CHME-2010 Material, Energy, and Entropy Balances
Four credit hours. Fall 1998
Office: 204 Ricketts
Office: 204A Ricketts
Office: 401 Ricketts
Textbooks: We have two texts, which are used both for this course and for the follow-up course, CHME-2020 (Energy, Entropy and Equilibrium).
R.M. Felder and R.W. Rousseau ("F&R"), Elementary Principles of Chemical Processes, (2nd Edition, Wiley, 1986
Introduction to Chemical Engineering Thermodynamics (5th Edition), J.M. Smith, H.C. Van Ness, and M.M. Abbott, McGraw-Hill, 1996
Essential Background for this Course:
First-year college mathematics, first-year college chemistry, and a semester of college physics. We assume proficiency in basic differential and integral calculus, including the ability to deal with functions of several independent variables.
Goals of this Course:
The balance concept is pervasive to the engineering sciences. In this course, we develop equations of balance for mass, atoms, moles, energy, and entropy, and apply them to problems and processes of interest to the chemical engineer. On successful completion of the course, the student should have a command of the major topics listed below.
Major Topics in this Course:
Engineering variables and engineering data
The general balance equation
Material balances for reactive and non-reactive systems
Ideal gases and ideal solutions
Phase equilibria, humidity concepts, and Raoult's Law
Heat effects: sensible, latent, and chemical
Energy balances for reactive and non-reactive systems
Entropy balances and the Second Law
This is not a correspondence course. Lectures will contain substantial explanatory and/or motivational material, and will in no way constitute blind regurgitations of the texts. Attendance is therefore essential, and expected. Each student is responsible for all materials presented and all announcements made in class. A history of repeated absences may affect final grade decisions for borderline cases.
Doing promotes learning. Hence homework will be assigned on a regular basis. For this course, homeworks are of two kinds:
- Textbook problems, which will not be collected or graded. Occasional scheduled quizzes (see below) will revisit and reinforce material treated in the assigned textbook problems.
- Graded homework problem sets. These exercises are
intended in part to reinforce aspects of engineering analysis and design.
There will be five in-class quizzes. For each quiz, expect one or two problems that are similar to ungraded homework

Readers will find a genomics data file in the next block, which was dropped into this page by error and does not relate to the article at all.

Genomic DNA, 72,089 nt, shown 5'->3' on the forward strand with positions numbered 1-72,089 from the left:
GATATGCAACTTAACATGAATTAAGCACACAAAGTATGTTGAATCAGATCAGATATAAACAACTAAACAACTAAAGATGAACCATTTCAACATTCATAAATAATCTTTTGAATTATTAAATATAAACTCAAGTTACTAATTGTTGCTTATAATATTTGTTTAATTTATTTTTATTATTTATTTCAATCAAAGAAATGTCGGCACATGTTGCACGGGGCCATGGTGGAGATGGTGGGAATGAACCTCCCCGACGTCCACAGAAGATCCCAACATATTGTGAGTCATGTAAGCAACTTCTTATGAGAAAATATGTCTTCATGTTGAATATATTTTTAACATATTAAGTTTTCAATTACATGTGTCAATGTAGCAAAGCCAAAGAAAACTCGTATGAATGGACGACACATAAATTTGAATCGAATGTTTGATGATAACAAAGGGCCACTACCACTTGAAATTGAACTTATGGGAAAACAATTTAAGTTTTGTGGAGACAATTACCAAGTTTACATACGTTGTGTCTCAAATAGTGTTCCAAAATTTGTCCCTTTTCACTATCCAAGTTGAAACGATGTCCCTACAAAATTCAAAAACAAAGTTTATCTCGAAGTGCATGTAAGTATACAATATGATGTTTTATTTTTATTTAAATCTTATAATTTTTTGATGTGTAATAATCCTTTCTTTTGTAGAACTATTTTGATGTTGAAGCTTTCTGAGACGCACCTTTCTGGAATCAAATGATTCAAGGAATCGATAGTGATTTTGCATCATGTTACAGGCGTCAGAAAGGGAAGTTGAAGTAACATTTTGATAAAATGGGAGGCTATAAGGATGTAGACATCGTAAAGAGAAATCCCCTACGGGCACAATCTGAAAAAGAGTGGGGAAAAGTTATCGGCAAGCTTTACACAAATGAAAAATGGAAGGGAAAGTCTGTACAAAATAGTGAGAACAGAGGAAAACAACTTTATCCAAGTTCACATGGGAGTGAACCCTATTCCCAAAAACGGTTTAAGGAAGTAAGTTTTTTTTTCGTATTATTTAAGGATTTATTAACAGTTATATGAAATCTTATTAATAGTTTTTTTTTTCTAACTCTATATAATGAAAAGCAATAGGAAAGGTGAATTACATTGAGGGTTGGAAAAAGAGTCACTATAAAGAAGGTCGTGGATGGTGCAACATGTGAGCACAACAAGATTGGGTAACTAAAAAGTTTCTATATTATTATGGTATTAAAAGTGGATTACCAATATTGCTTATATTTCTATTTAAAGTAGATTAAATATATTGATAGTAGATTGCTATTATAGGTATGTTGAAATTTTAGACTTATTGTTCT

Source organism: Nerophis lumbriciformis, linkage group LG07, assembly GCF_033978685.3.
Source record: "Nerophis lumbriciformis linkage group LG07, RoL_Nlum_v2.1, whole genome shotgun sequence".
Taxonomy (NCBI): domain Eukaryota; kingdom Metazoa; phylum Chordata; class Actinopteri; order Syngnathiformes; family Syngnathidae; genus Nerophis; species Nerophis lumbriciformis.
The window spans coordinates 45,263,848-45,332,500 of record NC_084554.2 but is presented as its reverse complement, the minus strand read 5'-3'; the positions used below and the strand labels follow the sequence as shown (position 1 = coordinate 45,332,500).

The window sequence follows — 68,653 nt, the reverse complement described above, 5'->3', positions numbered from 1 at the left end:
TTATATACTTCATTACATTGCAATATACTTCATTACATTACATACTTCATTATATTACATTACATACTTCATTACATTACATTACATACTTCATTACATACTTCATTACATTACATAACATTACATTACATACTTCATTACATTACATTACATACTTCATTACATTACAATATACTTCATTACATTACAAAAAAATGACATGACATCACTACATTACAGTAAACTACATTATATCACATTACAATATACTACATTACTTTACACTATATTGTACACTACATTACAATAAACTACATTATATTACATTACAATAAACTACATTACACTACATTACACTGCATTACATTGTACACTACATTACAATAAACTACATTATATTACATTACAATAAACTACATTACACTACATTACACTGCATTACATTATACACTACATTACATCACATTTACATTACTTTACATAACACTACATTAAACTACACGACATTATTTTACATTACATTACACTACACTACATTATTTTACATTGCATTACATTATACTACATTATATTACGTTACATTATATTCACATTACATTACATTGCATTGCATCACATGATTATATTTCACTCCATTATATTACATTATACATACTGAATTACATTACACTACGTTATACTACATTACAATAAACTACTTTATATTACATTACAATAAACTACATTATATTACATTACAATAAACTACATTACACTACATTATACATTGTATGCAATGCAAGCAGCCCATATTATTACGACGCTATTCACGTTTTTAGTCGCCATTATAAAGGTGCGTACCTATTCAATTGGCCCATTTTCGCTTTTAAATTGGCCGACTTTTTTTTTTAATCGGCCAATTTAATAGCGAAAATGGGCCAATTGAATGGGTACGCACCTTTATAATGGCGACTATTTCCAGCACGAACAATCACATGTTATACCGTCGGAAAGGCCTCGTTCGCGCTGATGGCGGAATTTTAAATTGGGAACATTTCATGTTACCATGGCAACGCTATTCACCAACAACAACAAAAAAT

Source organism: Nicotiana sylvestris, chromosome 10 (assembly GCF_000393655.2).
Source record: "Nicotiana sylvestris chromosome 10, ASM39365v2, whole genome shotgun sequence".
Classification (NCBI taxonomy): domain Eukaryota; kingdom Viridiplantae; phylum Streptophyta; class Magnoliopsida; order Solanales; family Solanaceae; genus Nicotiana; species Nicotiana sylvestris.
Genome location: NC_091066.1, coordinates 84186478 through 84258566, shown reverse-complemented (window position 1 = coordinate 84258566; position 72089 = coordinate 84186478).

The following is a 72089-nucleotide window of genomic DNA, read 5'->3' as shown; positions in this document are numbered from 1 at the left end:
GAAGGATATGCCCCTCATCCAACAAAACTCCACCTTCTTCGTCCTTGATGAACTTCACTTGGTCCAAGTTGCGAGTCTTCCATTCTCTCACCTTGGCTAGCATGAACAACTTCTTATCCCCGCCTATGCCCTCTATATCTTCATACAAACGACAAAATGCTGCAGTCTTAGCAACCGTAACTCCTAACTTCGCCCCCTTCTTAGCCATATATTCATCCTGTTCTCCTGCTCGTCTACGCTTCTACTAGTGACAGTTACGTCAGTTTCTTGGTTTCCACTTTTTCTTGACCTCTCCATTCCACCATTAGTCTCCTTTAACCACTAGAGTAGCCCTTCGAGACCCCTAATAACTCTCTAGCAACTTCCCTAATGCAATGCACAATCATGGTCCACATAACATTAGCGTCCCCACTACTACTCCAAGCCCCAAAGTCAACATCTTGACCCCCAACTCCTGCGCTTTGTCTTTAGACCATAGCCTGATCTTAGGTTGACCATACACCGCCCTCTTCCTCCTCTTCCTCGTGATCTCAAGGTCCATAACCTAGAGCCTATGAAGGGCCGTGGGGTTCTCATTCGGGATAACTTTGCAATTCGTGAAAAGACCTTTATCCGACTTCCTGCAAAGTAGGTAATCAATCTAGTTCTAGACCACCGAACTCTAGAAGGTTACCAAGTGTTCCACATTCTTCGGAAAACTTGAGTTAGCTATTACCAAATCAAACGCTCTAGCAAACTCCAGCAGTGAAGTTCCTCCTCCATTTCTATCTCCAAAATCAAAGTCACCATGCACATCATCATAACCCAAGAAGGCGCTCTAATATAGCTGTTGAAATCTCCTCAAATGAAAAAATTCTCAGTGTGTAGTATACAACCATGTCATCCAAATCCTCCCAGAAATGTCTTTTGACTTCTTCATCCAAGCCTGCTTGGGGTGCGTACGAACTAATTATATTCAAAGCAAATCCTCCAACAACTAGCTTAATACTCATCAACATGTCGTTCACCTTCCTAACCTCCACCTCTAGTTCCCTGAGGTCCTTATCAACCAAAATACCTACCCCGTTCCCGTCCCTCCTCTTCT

problems. Also expect a problem different in detail from homework problems, but requiring the same types of thinking.
Three 90-minute mid-semester exams will be given according to the schedule presented below. All students will take
all three exams. The only acceptable excuses for absence from an examination are:
1) a validated medical excuse, or
2) an appropriate statement from the Dean of Students, presented to us in advance of the examination.
Mid-semester exams typically will consist of three or four problems. Since you may bring your text and a cribsheet to these exams, you should not expect examination problems to be replicas of examples or problems done in handouts, homeworks, lectures, or the text. We are looking for understanding of the material; a good measure of understanding
is the ability to tackle new problems with acquired skills.
Mid-Semester Exam Schedule:
Exam 1 Wednesday 16 September : 7-8:30 PM
Exam 2 Wednesday 21 October : 7-8:30 PM
Exam 3 Wednesday 18 November : 7-8:30 PM
There will be a three-hour final examination, which all students will take. Those who have been excused from a single
mid-semester exam will be given a makeup exam during the last week of classes. The makeup exam will be comprehensive, covering material from the three mid-semester exams.
Final-examination period is 10-11 and 14-16 December. Make no travel plans
until your complete final-exam schedule has been established.
We live in an age of ethical ambiguity. The shades of the 1980's still haunt us: expectations are often wildly discordant with effort, and the entrepreneurial imperative appears to some to offer a generalized shelter for the morally impaired. This should concern us all. We therefore append the following statements regarding academic integrity:
- Student-teacher relationships are built on trust. For example, students must trust that teachers have made appropriate decisions about the structure and content of the courses they teach, and teachers must trust that the assignments which students turn in are their own. Acts which violate this trust undermine the educational process.
The Rensselaer Handbook defines various forms of Academic Dishonesty and procedures for responding to them. All forms are violations of the trust between students and teachers. Students should familiarize themselves with this portion of the Rensselaer Handbook and should note that the penalties for plagiarism and other forms of cheating
can be quite harsh.
- A local definition of "cheating" seems necessary. For this course, let us use the following: collaborative work of any kind on a quiz or examination, or excessive collaboration on the graded homework assignments, constitutes cheating. "Collaboration" includes sharing your work with others, as well as receiving and using the work of others.